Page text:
Ubuntu Multi-monitor Setup
January 15, 2011
My current computing platform is a ThinkPad T61p running Ubuntu. I recently picked up a Mini Dock and a pair of 24" Samsung monitors. This post describes how I got the multi-monitor setup working.
The ThinkPad has an NVidia Quadro FX 570M GPU. Your best reference for configuring dual displays on Linux with NVidia GPUs is the NVidia Linux driver README
There are a number of ways to get multiple monitors working on an X server. I decided to use NVidia's proprietary TwinView approach. Under TwinView, X thinks there's one large display space, and the NVidia driver divides this up into multiple monitors.
The easiest way to get this working is to install the Ubuntu
nvidia-settings package and fiddle with the GUI application it
installs under the System > Administration menu. The problem is that
there doesn't seem to be a way to clearly switch between two modes when
I'm docked (the two external displays) or un-docked (the laptop's
panel). Luckily, like most things in Linux, we can fix things up with a
bit of scripting.
nv-control-dpy utility gives us the functionality we need to
dynamically control our display configuration. This utility is actually
just a sample program that NVidia distributes with the driver source to
illustrate how to use their API. We can build
nv-control-dpy from the
the Ubuntu source package. The following instructions are based on a a
post to the Ubuntu forums
site, but have been
tweaked to work on Ubuntu 10.10.
sudo apt-get install build-essential libxext-dev libx11-dev cd mkdir nvidia-source cd nvidia-source/ apt-get source nvidia-settings cd nvidia-settings-*/ cd src/libXNVCtrl make cd ../../samples make
At this point I got a compile error when compiling
nv-control-events.c:705: error: ‘NV_CTRL_FLATPANEL_DITHERING_MODE’ undeclared here (not in a function)
I didn't need this particular program; however, running
nv-control-dpy as suggested in the Ubuntu forums post didn't work
either. The solution was to edit
nv-control-events.c and comment out
the offending line:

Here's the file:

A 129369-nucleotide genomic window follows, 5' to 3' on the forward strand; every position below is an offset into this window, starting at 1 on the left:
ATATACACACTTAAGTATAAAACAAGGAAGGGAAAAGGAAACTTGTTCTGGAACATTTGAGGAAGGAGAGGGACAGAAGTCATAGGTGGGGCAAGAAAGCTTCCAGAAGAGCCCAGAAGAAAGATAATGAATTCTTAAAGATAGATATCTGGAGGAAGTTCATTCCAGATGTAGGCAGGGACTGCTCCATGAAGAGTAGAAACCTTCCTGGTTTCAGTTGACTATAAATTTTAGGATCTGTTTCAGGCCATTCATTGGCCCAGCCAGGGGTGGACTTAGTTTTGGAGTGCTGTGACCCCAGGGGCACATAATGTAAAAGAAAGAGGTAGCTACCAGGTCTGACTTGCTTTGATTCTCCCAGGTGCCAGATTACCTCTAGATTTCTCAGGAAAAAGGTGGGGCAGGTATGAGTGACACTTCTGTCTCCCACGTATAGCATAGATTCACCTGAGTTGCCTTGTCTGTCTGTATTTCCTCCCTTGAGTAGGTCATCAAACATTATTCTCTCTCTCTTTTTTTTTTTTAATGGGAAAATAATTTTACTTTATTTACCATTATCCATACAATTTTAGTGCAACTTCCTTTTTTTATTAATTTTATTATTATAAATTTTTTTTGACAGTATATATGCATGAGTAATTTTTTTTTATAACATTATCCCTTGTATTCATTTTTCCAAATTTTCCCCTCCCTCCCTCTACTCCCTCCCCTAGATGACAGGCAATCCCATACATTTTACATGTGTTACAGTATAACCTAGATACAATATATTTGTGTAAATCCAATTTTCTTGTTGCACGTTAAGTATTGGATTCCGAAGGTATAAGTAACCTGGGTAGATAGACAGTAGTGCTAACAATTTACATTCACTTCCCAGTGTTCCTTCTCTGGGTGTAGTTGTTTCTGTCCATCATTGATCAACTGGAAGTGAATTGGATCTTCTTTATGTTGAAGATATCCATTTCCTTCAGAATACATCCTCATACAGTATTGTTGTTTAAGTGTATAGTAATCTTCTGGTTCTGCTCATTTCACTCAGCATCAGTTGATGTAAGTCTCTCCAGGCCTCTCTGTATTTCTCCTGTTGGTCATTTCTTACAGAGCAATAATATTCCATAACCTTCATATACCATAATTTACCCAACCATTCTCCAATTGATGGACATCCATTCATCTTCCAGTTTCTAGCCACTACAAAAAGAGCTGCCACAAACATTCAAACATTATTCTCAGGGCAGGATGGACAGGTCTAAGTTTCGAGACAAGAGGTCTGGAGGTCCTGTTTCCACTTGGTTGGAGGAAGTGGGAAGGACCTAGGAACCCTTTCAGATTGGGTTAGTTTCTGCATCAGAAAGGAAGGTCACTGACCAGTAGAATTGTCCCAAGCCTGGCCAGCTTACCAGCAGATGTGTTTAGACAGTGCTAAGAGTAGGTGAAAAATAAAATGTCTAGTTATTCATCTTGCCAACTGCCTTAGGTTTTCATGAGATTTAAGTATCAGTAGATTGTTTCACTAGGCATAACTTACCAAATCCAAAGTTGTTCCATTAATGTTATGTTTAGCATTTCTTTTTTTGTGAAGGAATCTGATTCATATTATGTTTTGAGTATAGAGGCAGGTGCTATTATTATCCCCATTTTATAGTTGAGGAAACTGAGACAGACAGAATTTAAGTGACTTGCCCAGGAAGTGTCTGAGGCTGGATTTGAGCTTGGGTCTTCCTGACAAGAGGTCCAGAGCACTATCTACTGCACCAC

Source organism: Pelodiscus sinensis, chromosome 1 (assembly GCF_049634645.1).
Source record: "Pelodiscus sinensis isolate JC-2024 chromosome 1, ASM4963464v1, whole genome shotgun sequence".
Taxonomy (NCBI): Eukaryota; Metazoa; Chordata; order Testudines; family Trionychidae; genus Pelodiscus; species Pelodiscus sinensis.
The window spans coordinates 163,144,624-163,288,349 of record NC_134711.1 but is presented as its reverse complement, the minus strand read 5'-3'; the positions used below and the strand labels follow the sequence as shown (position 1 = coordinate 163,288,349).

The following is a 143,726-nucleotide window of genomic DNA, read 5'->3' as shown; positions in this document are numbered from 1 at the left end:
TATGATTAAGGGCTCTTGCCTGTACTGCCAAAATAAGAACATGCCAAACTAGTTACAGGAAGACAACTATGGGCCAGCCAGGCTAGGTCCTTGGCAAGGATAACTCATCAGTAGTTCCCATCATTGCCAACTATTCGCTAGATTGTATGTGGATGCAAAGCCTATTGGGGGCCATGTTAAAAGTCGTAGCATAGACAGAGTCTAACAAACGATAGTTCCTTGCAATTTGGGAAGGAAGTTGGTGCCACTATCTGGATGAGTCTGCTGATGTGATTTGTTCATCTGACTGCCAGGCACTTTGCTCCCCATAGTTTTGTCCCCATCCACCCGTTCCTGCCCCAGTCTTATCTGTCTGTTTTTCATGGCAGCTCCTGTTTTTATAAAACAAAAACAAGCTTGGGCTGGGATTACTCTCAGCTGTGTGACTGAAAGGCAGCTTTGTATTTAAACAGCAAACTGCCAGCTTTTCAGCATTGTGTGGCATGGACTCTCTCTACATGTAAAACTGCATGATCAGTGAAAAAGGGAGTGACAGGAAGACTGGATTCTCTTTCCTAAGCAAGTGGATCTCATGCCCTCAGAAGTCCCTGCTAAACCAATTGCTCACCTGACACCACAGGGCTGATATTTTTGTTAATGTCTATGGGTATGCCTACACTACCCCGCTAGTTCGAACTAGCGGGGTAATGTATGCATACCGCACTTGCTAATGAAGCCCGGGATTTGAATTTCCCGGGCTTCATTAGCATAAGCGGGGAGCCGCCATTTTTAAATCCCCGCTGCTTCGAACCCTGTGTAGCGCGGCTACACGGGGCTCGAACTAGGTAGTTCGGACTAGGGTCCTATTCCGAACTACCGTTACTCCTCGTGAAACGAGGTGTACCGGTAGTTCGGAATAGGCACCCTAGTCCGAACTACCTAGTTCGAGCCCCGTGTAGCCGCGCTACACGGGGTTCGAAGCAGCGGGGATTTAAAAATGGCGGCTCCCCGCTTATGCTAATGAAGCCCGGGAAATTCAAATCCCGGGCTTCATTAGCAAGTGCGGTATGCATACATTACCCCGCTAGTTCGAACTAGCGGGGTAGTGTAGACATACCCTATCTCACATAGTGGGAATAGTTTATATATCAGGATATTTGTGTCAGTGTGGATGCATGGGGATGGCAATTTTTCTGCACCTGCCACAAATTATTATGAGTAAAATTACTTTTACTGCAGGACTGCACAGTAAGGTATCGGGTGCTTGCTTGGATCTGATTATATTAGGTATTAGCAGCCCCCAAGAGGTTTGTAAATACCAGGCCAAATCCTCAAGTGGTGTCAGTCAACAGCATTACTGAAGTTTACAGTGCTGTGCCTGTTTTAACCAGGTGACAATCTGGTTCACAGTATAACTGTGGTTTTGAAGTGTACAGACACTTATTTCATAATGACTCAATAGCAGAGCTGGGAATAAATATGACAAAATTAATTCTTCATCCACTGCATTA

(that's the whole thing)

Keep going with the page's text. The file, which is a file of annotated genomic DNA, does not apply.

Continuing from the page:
make again, and you should find
nv-control-dpy in the
_out/Linux_x86_64 directory. I suggest you copy it
Switching Display Modes
X detects the installed displays when it starts. This can be a challenge for
laptop users whose display configuration changes depending on whether
or not they're docked. The way I've handled this is to remove all
TwinView-related settings from
MetaModes, etc.), and to set things up dynamically at runtime.
Suppose we've rebooted our laptop un-docked. X will be unaware of our
external displays. We can remedy this by running
--probe-dpys. On my system the output is as follows:
Using NV-CONTROL extension 1.24 on :0.0 Connected Display Devices: DFP-0 (0x00010000): LEN Display Device Probed Information: number of GPUs: 1 display devices on GPU-0 (Quadro FX 570M): CRT-0 (0x00000001): Samsung SyncMaster DFP-0 (0x00010000): LEN DFP-1 (0x00020000): Samsung SyncMaster
To the NVidia driver,
DFP-0 refers to the laptops attached panel,
CRT-0 is the external monitor connected to the dock's VGA port
DFP-1 is the external monitor connected to the dock's DVI port.
Now that the driver sees the new displays, we have to "associate" them
(I'm not exactly sure what that means, but we have to do it for things
to work.) If you look at the output of
you'll notice that each display has an associated hexadecimal number. To
associated multiple displays, you have to call
--set-associated-dpys X, where
X is the result of or-ing these
numbers together. On my system the proper command is
Now we must create a "meta mode" that describes a configuration that incorporates the external displays. In my case, I want them displayed side-by-side, with the internal laptop display disabled. Here is the appropriate setting:
nv-control-dpy --add-metamode "DFP-0: NULL, CRT-0: nvidia-auto-select +0+0, DFP-1: nvidia-auto-select +1920+0"
Refer to the NVidia documentation for a full treatment of meta modes.
Finally, we use the
xrandr utility to switch between configurations.
xrandr is not directly aware of meta modes, but we can switch based on
the fact that one of the configurations has a display resolution of
1920x1200 and the other a resolution of 3840x1200:
xrandr -s 3840x1200
Tying It All Together
I put the required commnds together in a shell script that toggles the display configuration:
#!/bin/sh nv-control-dpy --probe-dpys nv-control-dpy --set-associated-dpys 0x00030001 nv-control-dpy --add-metamode "DFP-0: NULL, CRT-0: nvidia-auto-select +0+0, DFP-1: nvidia-auto-select +1920+0" if xrandr | grep 'current 1920'; then xrandr -s 3840x1200 else xrandr -s 1920x1200 fi
In Gnome, you can bind this to a keystroke by running System > Preferences > Keyboard Shortcuts. Click Add, and specify the shell script with a name and the full path to the script, and click Apply. Finally, bind the new shortcut to a key. (I used `Ctrl-Alt-```.)